ArtsATL > Music > Review: Riverside Chamber Players shine in music of Dallow, Smetana

Review: Riverside Chamber Players shine in music of Dallow, Smetana

The Riverside Chamber Players performed a matinee concert on Sunday featuring two highly programmatic works: Bedřich Smetana’s String Quartet No. 1 (subtitled “From My Life”) and the world premiere of “I’ve Been to the Ocean” by Brian Dallow. The program took place at the Bridge to Grace Church in Roswell.

Violinists Kenn Wagner and David Dillard, violist Wesley Collins, cellist Joel Dallow and bassist Douglas Sommer opened the program with “I’ve Been to the Ocean.” Yes, there’s a family relationship between composer and cellist: father and son. In addition, the composer’s wife, Rena Fruchter, herself a pianist and author, supplied photographs that were projected on a screen behind the performers.

"Sun, Sand and Water," one of the photographs projected with “I've Been to the Ocean.” (Photo by Rena Fruchter)

The unabashedly tonal work is, in the composer’s words, “a programmatic description in sound of the beach and the ocean of Port Joli, Nova Scotia,” which has been the couple’s summer home for the past 14 years. The music paints five scenes from that shoreline, each with a related photograph from the Port Joli seaside.

Dallow the composer, who was born in 1943, has eschewed the revolutionary theoretical movements of the 20th and 21st centuries in favor of a thoroughly tonal palette, which in its Romantic and often sentimental temperament harks back to a style that can be heard in 1930s Hollywood films. There are nods to impressionistic influences here and there, and in the final movement a few quirky harmonic gestures that have historically come to imply a certain joie de vivre.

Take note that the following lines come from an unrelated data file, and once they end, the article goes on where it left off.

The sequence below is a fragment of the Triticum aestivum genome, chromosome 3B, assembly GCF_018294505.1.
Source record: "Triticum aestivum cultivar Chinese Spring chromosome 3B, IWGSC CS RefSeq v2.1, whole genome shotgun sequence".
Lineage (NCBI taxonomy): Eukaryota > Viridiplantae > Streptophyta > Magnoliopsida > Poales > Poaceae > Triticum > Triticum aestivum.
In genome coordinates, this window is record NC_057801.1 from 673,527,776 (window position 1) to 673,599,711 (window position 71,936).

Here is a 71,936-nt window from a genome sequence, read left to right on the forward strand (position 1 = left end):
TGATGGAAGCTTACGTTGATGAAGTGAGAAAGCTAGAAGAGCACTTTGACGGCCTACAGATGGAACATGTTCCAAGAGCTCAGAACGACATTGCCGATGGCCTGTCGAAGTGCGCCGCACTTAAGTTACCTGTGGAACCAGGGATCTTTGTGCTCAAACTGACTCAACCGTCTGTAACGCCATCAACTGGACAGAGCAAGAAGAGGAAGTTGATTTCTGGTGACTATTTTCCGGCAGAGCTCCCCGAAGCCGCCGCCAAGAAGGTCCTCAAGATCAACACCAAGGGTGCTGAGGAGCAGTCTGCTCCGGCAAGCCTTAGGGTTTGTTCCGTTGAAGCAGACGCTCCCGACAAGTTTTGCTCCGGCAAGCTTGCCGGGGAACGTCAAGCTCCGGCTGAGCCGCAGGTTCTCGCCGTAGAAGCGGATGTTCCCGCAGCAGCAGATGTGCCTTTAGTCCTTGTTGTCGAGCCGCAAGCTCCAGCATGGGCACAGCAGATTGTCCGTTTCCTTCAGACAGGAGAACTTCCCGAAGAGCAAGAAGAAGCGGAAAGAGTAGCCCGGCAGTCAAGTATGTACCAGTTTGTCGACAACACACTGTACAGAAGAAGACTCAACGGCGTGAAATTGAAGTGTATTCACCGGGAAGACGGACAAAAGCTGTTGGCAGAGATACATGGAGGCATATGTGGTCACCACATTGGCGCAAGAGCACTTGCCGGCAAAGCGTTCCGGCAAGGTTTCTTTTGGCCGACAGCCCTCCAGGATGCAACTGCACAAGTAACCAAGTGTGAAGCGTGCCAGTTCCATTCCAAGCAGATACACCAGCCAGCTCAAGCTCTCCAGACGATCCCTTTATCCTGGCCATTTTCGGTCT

The work was well played, and the music afforded each of the upper four voices the opportunity to shine. A depth-extending foundation provided by the contrabass also allowed the cello more flexibility in taking on melodic material while maintaining a lower end to the ensemble’s sonic texture.

A Q&A with the composer took place immediately afterward, where Dallow, who has taught music theory and composition at Rutgers and Temple universities, gently dismissed dodecaphonic methods.  However much a comparative aside that is to Dallow’s own tonal approach, that is an old battle reminiscent of the 1960s and ’70s — hardly an issue today, when the heyday of serialism as a purist theoretical movement is long dead.

Nineteenth-century Czech composer Bedřich Smetana wrote very little chamber music: two string quartets and a piano trio. His String Quartet No. 1 (“From My Life”) was written in 1876, after the composer had experienced the onset of deafness two years before. Its thoroughly autobiographical nature, written out in great detail by the composer, is not necessary to enjoy the music on its own terms.

Like the Dallow piece, the Smetana gives equal opportunity for all the instruments to shine, although the prominently featured segments of the viola part are likely to register with the listener from the very beginning. The composer intended for the work to emulate a small circle of friends having a discussion. Although the à la Polka second movement contained some rough spots, the performance succeeded overall, the ensemble capturing the interplay Smetana intended.

It’s worth mentioning that the Bridge to Grace Church seems little known as a venue for classical music, at least by those who live outside the Roswell area. But its small, multi-use sanctuary works remarkably well for chamber music. Despite the carpet, the wooden platform and ceiling provide just enough warmth and clarity for the audience to smell the rosin, so to speak, in the music. But that also poses a challenge for musicians performing there, because, unlike in more resonant spaces, small mistakes cannot be easily hidden as the musical details are aurally exposed.

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